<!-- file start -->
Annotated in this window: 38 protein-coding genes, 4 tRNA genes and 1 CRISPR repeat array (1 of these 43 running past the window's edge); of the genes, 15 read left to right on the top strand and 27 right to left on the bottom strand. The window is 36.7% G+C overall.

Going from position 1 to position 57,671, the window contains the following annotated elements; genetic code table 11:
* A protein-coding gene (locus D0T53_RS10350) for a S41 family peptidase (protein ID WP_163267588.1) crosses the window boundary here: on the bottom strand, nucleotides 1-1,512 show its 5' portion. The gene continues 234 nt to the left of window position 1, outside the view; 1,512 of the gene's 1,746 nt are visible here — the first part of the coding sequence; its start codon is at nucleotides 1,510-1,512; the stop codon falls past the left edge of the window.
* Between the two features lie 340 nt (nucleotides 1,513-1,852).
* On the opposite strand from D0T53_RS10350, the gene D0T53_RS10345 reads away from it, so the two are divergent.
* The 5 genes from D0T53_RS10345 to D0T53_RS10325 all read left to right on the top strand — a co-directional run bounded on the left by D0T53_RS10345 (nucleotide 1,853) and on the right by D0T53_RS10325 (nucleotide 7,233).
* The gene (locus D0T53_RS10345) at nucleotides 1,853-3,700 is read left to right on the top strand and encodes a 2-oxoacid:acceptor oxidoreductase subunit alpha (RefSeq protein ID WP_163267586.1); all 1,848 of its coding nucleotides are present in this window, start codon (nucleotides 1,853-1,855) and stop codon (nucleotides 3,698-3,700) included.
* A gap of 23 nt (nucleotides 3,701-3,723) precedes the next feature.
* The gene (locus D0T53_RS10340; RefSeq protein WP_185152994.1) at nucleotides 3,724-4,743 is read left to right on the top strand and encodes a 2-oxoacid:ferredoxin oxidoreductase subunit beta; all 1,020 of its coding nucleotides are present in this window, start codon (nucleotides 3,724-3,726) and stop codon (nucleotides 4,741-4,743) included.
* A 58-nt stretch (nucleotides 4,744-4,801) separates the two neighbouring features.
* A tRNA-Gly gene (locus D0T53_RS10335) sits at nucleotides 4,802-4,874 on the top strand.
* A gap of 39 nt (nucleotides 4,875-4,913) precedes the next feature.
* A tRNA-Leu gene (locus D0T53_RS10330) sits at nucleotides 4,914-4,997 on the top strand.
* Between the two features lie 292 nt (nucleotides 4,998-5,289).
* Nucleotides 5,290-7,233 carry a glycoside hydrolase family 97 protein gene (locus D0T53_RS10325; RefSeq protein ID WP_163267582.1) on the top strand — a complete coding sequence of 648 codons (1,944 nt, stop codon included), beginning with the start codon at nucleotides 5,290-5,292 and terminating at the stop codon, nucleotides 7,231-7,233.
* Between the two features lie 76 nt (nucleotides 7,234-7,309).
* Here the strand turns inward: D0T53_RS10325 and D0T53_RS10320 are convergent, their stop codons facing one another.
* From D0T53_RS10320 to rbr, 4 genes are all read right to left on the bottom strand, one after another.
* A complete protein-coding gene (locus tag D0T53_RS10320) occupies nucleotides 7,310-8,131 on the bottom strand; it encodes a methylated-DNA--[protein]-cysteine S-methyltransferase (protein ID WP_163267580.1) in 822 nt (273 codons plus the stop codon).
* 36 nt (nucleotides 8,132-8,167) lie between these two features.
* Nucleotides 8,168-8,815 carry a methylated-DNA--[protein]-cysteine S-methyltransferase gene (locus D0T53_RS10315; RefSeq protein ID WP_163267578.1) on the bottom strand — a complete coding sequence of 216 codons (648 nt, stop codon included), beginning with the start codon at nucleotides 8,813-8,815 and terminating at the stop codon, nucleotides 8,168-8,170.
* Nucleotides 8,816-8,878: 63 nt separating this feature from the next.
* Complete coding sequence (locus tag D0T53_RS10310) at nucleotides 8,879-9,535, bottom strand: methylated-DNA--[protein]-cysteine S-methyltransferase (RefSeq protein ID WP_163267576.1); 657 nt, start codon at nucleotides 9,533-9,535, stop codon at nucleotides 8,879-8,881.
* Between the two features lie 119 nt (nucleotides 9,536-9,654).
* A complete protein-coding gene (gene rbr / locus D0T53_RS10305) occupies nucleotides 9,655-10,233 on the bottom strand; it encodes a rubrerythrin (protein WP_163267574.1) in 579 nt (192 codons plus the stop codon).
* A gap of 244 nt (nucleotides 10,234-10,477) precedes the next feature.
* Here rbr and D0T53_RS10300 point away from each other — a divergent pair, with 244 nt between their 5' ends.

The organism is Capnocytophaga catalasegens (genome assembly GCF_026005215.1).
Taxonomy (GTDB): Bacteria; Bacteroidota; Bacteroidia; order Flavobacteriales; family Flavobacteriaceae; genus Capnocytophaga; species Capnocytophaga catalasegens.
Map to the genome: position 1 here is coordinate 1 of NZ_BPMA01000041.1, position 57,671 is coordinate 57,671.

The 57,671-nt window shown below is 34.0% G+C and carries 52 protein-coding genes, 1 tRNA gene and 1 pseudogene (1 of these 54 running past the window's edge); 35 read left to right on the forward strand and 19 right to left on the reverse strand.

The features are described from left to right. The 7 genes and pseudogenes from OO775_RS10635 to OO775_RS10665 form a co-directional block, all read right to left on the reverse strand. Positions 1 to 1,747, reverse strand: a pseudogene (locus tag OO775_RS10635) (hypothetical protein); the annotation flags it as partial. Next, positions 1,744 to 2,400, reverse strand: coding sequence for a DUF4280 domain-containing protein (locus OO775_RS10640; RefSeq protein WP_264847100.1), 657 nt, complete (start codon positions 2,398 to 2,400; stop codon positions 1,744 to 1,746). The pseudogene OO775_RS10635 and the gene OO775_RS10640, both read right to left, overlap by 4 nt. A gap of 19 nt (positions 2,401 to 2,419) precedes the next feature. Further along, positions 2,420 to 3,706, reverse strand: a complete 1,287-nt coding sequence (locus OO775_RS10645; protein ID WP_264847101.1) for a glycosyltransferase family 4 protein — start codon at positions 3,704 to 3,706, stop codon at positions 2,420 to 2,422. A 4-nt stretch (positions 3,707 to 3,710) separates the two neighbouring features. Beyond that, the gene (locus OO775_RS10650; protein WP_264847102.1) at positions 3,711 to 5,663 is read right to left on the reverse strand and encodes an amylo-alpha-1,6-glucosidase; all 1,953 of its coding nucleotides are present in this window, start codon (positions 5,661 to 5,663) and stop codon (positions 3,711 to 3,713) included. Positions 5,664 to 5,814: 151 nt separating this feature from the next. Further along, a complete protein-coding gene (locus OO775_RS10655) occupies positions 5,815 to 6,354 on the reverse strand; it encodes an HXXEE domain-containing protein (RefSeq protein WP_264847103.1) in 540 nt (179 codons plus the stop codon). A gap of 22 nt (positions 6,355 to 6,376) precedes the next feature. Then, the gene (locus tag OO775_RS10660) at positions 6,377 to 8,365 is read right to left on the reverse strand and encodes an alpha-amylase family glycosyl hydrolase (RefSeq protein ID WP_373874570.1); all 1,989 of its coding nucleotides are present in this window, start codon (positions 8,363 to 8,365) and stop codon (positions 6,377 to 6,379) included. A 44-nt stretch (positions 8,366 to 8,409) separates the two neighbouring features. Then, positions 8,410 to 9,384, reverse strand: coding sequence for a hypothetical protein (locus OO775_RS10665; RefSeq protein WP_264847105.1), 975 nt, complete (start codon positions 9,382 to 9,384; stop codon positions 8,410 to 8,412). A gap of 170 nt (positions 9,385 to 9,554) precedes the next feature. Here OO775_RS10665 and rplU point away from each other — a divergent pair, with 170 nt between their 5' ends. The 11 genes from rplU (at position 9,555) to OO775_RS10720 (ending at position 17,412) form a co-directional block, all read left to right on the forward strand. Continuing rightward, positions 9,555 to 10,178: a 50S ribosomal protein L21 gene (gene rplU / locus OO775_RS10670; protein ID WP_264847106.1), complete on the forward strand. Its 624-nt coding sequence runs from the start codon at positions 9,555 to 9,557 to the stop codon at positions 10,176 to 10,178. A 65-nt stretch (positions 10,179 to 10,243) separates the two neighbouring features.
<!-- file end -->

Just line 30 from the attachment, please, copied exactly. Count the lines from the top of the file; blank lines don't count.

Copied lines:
Map to the genome: position 1 here is coordinate 1 of NZ_BPMA01000041.1, position 57,671 is coordinate 57,671.